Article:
The Japanese automaker displays a fuel-cell Clarity packed with driverless systems at the G7 Ise-Shima Summit.
Honda, Toyota and Hyundai are so far the only global automakers that are trying to convince the automotive world that fuel-cell cars are truly the right option for a cleaner environment. There are still many technological hurdles to cross before hydrogen-powered models break the ice, especially cost-wise, but these companies are not going to give up. And as the self-driving trend is on a fast progress pace, mating those two directions seems like a logical step.
Therefore, Honda has developed a driverless fuel-cell Clarity prototype to be displayed at the on-going G7 Summit 2016 in Ise-Shima, Japan, where leaders discuss how to speed up the efforts in addressing the climate change issue. Japan’s no. 3 automaker has not revealed any further details around its project, but it is known that it is already working on autonomous systems, with the aim of releasing the first semi-driverless models by 2020.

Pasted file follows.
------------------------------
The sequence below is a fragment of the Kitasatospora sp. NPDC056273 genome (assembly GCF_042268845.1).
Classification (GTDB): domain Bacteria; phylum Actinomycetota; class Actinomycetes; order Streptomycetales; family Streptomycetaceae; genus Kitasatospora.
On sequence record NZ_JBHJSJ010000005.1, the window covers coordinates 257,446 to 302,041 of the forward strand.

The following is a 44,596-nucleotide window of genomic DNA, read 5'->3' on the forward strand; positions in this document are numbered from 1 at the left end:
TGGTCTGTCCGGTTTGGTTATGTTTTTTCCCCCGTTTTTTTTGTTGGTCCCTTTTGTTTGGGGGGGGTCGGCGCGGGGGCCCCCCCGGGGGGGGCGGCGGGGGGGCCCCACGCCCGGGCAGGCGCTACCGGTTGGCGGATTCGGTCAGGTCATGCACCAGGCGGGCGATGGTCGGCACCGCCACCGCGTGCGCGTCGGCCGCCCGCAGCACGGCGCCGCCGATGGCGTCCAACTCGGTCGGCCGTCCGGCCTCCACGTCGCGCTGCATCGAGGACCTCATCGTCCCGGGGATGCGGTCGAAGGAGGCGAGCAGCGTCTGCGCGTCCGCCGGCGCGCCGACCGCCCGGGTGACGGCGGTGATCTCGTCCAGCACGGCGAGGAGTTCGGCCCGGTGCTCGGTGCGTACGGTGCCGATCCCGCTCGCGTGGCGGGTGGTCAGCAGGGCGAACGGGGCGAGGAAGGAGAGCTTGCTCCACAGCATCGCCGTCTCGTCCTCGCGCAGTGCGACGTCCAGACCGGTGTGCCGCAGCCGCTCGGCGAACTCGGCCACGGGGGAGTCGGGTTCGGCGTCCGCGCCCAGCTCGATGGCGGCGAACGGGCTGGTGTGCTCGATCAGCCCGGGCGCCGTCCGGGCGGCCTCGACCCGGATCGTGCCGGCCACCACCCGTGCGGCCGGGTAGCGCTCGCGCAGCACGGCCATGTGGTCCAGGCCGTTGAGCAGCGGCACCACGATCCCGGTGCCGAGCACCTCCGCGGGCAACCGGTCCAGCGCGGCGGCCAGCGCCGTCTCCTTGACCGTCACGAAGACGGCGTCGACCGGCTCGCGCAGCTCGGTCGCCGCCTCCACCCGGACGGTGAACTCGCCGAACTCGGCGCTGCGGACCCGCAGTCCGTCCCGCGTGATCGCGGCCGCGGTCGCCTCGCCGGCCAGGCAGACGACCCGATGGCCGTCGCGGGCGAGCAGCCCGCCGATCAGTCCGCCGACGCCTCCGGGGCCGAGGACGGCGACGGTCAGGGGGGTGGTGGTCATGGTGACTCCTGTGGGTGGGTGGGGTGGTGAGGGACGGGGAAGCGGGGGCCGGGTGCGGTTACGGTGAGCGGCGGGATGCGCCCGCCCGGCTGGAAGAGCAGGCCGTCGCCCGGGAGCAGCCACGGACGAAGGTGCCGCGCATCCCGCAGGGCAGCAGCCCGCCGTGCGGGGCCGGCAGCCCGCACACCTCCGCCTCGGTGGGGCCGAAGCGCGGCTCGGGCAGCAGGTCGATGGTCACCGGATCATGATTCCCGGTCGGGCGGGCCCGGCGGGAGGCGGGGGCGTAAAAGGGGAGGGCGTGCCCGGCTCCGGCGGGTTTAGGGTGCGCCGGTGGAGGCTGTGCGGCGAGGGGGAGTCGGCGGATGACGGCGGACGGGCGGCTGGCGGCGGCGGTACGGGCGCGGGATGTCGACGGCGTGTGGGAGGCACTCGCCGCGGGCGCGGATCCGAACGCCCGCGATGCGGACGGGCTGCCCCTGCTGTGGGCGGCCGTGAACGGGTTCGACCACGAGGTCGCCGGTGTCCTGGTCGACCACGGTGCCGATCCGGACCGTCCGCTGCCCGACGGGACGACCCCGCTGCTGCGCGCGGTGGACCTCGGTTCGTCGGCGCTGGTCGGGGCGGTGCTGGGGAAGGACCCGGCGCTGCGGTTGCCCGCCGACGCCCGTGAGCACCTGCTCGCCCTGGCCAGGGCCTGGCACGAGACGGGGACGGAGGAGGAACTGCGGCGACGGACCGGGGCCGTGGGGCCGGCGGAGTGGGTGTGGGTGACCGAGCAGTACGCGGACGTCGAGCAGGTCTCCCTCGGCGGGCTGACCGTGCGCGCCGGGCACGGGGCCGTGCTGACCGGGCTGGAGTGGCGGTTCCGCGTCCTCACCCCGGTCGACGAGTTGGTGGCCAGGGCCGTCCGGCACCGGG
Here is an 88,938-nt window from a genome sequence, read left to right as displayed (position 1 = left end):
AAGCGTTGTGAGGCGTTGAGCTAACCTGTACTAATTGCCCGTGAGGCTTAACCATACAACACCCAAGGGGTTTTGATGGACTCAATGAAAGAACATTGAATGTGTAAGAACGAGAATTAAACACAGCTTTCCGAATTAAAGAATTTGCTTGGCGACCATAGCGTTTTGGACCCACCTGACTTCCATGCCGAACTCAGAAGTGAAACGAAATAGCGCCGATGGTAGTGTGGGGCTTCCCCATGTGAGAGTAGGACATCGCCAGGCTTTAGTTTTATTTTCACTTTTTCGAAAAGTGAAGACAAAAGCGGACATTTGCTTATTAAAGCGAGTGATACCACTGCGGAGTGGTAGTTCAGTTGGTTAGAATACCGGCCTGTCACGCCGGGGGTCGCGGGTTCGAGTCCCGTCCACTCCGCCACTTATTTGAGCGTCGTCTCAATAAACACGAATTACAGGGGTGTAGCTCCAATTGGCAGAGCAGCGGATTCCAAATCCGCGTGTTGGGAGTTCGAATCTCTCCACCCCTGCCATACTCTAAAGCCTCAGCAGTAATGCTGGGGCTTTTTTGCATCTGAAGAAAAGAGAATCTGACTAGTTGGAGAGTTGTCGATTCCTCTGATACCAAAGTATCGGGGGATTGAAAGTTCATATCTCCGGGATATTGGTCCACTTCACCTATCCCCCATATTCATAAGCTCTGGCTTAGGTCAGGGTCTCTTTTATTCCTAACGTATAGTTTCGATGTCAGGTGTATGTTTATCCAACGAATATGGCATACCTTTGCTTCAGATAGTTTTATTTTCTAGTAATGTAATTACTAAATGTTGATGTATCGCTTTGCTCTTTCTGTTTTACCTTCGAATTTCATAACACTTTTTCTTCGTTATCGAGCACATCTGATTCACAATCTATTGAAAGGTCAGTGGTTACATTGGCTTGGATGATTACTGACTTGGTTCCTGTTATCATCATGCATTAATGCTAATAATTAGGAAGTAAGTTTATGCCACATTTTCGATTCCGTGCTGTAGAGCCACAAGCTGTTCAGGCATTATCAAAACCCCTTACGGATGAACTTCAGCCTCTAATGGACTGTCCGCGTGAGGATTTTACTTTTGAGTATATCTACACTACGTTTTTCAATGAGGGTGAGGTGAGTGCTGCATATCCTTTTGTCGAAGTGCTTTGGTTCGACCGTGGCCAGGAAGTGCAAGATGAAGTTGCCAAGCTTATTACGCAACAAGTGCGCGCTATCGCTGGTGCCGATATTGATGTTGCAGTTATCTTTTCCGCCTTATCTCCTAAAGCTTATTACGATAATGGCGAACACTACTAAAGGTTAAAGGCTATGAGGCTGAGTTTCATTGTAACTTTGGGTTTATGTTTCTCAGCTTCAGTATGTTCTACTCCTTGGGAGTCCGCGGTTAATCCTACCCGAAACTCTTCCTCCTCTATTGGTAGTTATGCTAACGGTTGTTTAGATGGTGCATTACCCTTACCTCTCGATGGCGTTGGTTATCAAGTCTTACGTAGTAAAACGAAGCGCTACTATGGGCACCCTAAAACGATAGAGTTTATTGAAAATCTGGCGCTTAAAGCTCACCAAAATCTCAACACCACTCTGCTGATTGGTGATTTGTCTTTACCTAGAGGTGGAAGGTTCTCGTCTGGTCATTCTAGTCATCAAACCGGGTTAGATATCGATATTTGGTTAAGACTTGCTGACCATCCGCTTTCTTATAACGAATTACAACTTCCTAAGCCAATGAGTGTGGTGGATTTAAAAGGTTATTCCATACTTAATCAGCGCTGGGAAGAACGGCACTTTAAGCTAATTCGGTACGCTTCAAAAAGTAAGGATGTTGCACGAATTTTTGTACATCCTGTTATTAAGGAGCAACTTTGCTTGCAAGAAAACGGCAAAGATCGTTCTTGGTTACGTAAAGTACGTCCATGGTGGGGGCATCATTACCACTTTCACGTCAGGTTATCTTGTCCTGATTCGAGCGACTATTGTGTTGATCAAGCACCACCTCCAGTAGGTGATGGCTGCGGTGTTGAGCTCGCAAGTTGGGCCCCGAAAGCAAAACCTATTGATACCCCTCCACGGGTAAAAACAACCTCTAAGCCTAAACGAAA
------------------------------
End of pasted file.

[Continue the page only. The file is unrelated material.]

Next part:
Honda also showcases its technological ideas during the summit, including the Uni-Cub personal mobility device, the Micro-beta micro-sized electric car or the Walking Assist Device, a robotic device used for walking rehabilitation.
As for the 2017 Clarity sedan, it will have an EPA-estimated driving range of at least 300 miles (482 kilometers) and will need 3-5 minutes for a tank refill. The model will be available for lease to customers in California before the end of the year, with a targeted monthly lease of no more than 500 dollars. Furthermore, it will be joined by two additional versions, the Clarity Electric and Clarity Plug-in Hybrid, to be launched in the US in 2017.